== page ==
Growing up, Jason spent a lot of his summers in England with his grandparents. One of his favorite things to do there was to visit flower shows. There would be vases of cut dahlias (Dahlia spp. and cvs., Zones 7–11), chrysanthemums (Chrysanthemum spp. and cvs., Zones 5–9) and, his favorite, sweet peas (Lathyrus odoratus, annual). These frilly, beautiful flowers come in an amazing range of colors and have a lovely signature fragrance. Here’s our technique for growing sweet peas outdoors in the South.
Choose your site, and add key amendments for the best soil base possible
The soil here in much of the South has a low pH, and sweet peas are happier with a more neutral pH, so we plant them in the vegetable garden, which is limed every year. Adding mushroom compost is also helpful. Sweet peas are in the pea family, meaning they are nitrogen fixers, so it’s important to use amendments that are low in nitrogen.
Soak seeds before direct-seeding in the ground
Soaking the seeds overnight in warm water helps them to germinate for us. We dig a trench in the garden, usually 4 to 6 inches deep, and lay the seeds in it. Next, we cover the seeds with an inch of mushroom compost. As the seeds germinate and get taller, we pull the soil over the stems, leaving the top three or four leaves sticking out. More compost can be added as the plants grow. When the vines start to grow more quickly in the early spring, add strings to your support frame and begin training them up the string. This is also the time to pinch the tip of the plants to get more branches to grow.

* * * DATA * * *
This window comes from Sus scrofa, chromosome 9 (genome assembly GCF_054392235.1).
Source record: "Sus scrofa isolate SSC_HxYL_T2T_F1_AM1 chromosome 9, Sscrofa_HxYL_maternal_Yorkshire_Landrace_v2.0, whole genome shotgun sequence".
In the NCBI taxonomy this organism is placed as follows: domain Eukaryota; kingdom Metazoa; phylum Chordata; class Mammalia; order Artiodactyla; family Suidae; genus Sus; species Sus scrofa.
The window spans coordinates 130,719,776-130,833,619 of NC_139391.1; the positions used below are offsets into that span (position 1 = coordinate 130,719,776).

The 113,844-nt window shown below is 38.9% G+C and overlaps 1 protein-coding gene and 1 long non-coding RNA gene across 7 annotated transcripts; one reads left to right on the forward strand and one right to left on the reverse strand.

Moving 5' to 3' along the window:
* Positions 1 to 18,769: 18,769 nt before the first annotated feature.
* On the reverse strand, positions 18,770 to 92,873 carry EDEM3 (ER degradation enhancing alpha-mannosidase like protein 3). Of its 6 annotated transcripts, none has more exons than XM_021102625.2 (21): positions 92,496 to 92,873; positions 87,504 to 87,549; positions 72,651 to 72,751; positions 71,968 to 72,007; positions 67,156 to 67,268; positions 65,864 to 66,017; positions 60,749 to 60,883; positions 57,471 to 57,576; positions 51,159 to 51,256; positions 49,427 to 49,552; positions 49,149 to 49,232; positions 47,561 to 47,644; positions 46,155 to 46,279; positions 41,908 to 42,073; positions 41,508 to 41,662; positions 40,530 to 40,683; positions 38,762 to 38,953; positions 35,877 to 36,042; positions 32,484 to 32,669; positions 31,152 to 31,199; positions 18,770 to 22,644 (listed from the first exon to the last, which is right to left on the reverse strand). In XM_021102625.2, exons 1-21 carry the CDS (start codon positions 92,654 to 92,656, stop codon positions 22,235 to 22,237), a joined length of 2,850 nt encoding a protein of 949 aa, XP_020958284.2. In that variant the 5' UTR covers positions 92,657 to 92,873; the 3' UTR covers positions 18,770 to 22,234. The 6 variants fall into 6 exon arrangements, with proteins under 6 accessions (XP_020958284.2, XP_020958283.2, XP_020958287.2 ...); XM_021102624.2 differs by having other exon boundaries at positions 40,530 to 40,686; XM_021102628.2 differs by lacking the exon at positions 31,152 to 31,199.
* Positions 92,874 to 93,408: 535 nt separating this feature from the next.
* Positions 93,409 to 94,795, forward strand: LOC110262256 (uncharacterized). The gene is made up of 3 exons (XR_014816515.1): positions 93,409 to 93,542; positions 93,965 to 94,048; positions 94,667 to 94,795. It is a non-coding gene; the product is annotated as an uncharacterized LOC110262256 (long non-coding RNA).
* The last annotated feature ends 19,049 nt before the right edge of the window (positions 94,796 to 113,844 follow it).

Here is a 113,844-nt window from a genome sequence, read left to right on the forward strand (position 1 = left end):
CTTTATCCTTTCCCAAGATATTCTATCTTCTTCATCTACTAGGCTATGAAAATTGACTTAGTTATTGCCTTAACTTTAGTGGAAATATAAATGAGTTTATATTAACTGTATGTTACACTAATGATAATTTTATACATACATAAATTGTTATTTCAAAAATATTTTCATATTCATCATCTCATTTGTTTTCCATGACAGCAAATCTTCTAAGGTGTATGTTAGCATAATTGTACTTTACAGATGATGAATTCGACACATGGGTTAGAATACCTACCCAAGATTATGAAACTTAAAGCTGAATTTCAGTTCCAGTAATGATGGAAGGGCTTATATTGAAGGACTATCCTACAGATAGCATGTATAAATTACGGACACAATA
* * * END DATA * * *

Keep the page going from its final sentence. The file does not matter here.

Pick bouquets often for continued flower production
To keep sweet peas flowering, keep picking the flowers. It’s the best part of growing these plants. Although high night temperatures also contribute to their demise, setting seeds is the goal of sweet peas. Once they concentrate on seed production, flowers quit appearing. However, near the end of the season, let them set seeds, and then gather the dried pods for next year.
Troubleshoot disease and pest issues with organic solutions
In the winter, aphids can be a nuisance on sweet peas. Rinsing them off with a soapy water spray is usually effective. You can also use an organic spray such as neem oil. Just avoid spraying within two days of a hard frost or in the middle of a very sunny day. Since it does rain here quite a lot, sometimes sweet peas get powdery mildew. We’re lazy about spraying and usually just pray for sun, but potassium bicarbonate is pretty effective against mildew.
Choosing the right sweet pea for your garden
Choosing the right variety is hard. Sweet peas come in a wonderful range of colors and with a wide range of petal waviness. Large, extra frilly, and very fragrant varieties that come in a mix of colors are the ones we like to choose. Since we like them for cut flowers, we also choose tall varieties, but some great ones also come in window-box size. The varieties we love for direct-seeding in the garden include ‘Perfume Delight’, ‘Jewels of Albion’, and ‘Cupani’s Original’. For excellent window-box varieties, we recommend ‘Color Palette Cupid’ and ‘Heirloom Cupid’.
Start seeds at different times for different results
Since sweet peas prefer mild temperatures, the earlier they are planted in the South, the longer they flower. Starting seeds in December or January means the plants are ready to start flowering as soon as the days are warm enough. Most years they are done flowering by the beginning of June. Since they tolerate frost pretty well, we mostly leave them alone except to put soil around them as they grow. For those nights when the temperatures are below 28°F, we keep a light frost cover to drape over them.
However, you can still start them as late as the end of February. In February, air temperatures are beginning to warm a bit. and your top growth will match your root growth outside. This is also a good time to seed them in containers for a faster start.
—Jason and Shelley Powell own and manage Petals from the Past, a garden center in Jemison, Alabama.